Cedar Roof

The wheelhouse is based on a very old design that was in evidence in many parts of Europe in pre-Roman times. The common form of roofing that was used at that time was thatch. Because good thatch is a material difficult to get in New England, I chose to use cedar shingles instead. Since cedar shingles can be easily tapered with knife or bock plane, they are a good choice for a conical roof. They also have a primitive organic look, and indeed, have been in use as roofing for nearly as long as thatch. However, in 1990, when I completed the wheelhouse, getting decent cedar shingles proved to be almost as difficult as trying to find a source for thatch.
              After doing a lot of research, I ended up using a white cedar shingle that was of a lower quality than I would have liked because it was all I could afford, and it was all I could get. The finished roof was beautiful, however, and complimented the design of the building well, but the cedar has aged poorly and now it is time for the shingles to be replaced.

The old shingles need to be replaced

The old shingles need to be replaced

              The roof of the tool shed is in even worse shape because it has been overshadowed by a huge hemlock and does not get as much air or sun.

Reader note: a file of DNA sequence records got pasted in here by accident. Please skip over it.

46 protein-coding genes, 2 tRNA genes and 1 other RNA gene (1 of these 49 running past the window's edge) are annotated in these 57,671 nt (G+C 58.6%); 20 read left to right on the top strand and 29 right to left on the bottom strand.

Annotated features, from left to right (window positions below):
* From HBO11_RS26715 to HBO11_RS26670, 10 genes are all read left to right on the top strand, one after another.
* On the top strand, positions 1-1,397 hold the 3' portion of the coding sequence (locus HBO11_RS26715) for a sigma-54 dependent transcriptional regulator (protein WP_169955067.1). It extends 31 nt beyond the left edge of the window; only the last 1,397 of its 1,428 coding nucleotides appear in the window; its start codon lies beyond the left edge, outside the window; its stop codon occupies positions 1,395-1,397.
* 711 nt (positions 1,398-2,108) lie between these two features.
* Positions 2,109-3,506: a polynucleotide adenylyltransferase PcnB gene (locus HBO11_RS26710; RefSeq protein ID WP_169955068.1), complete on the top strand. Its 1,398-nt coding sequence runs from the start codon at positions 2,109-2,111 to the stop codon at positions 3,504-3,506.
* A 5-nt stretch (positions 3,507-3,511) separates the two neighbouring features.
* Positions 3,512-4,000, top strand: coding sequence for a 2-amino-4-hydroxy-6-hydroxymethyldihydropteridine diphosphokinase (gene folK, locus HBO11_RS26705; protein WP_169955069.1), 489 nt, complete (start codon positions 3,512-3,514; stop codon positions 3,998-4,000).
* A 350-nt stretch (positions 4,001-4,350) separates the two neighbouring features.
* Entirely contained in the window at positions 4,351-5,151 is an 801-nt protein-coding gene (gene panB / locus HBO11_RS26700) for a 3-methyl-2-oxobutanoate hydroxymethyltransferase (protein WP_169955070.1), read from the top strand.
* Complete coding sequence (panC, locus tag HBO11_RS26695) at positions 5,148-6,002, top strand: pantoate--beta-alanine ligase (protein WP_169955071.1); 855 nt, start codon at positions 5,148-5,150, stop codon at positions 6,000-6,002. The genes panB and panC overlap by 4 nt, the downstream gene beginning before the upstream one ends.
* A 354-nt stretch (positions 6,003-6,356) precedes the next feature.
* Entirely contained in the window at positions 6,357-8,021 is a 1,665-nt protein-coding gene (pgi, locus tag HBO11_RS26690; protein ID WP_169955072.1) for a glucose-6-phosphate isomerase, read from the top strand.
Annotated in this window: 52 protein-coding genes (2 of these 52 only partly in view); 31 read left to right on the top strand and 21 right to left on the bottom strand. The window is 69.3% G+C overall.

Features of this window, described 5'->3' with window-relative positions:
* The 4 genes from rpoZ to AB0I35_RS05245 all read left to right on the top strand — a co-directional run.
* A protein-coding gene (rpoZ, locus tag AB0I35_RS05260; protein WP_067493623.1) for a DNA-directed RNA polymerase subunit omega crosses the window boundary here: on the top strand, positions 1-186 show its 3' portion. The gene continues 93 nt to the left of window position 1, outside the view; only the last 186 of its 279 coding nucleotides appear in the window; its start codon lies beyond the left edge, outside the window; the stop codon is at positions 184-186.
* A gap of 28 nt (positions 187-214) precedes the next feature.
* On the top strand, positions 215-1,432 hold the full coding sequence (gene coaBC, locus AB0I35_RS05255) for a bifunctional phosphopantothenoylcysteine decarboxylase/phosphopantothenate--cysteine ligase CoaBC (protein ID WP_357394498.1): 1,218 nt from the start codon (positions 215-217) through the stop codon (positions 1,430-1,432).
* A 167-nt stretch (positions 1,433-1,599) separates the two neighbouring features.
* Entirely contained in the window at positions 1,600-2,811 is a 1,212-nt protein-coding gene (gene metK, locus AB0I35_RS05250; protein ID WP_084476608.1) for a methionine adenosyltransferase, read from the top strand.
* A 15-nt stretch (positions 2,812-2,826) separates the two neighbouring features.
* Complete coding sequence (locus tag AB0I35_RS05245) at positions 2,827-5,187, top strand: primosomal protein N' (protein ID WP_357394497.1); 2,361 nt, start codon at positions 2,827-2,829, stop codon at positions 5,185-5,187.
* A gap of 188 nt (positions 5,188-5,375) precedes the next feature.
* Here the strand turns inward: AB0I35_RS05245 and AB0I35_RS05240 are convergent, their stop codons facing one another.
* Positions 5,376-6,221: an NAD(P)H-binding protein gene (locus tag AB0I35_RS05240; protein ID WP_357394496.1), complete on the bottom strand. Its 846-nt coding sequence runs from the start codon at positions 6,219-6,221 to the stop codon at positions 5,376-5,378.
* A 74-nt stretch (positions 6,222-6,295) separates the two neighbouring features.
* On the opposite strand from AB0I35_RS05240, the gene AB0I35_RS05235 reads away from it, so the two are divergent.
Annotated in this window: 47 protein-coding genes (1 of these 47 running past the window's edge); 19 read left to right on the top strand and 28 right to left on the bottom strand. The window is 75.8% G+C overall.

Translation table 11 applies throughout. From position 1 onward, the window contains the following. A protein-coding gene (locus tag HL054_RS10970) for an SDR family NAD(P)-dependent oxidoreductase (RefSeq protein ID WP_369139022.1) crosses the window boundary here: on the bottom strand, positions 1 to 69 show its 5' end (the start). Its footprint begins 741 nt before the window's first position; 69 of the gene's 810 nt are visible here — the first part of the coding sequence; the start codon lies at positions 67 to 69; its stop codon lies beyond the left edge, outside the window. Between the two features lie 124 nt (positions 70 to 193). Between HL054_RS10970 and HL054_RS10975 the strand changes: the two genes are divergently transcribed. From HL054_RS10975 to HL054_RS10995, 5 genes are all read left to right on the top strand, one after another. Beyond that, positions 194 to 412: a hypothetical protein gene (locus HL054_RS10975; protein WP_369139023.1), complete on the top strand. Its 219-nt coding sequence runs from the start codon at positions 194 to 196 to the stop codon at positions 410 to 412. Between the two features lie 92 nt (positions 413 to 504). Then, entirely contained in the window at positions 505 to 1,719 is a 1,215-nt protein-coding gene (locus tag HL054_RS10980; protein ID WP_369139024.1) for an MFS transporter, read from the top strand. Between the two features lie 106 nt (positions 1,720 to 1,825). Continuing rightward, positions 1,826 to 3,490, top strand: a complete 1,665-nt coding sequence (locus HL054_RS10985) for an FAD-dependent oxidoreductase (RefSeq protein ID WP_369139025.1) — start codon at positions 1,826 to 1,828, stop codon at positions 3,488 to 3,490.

close up of tool shed roof

close up of tool shed roof

tool shed roof

tool shed roof

              A lot has changed since 1990. One thing that has changed is that the average person can access a global market though the internet. It came as a surprise to me that I could now buy a much higher quality shingle directly from a mill in British Columbia for less money than I spent on the roof in 1990. Even given the outrageous cost of shipping, there was simply no comparison. I could buy a much better product, directly from the manufacturer, skip the middleman, and pay less. That is the good news.
              The bad news is that since 1990 the construction world appears to have become obsessed with  power tools. When I went to buy the nails for the actual shingling, they proved to be hard to find. Several big-box-home centers have moved to town since the 90’s. Some of their sales people seemed to have some difficulty grasping the concept of a nail that is not driven by a pneumatic tool. One salesman, when I explained that I did not have a pneumatic nail gun, or compressor, assured me that was no problem, he could sell me one. When I explained that I had no desire to buy a nail gun and compressor because I already own several hammers, he clearly had difficulty understanding what I was saying. When I further explained that there is road going into the building that I am working on, and that there is no electricity, he went away and had a nervous breakdown.
              Fortunately, there is a small building supply company, not too far away, which has been run by the same family for several generations. I walked in:
              “Hey Mark, any chance you have 5d hot-dip nails?”
              “Sure Ted, 5lb, 25lb, or 50lb box?”
              “50lb.”
              “No problem. Middle building out back.”
              Of course, they also sell hammers at this place, so clearly they knew about nails.

New shingles, stacked and ready for dry weather

New shingles, stacked and ready for dry weather

   

              The next step will be to find a window of five or six days when the weather forecast is not for rain…we have not had that since May…but perhaps in September.

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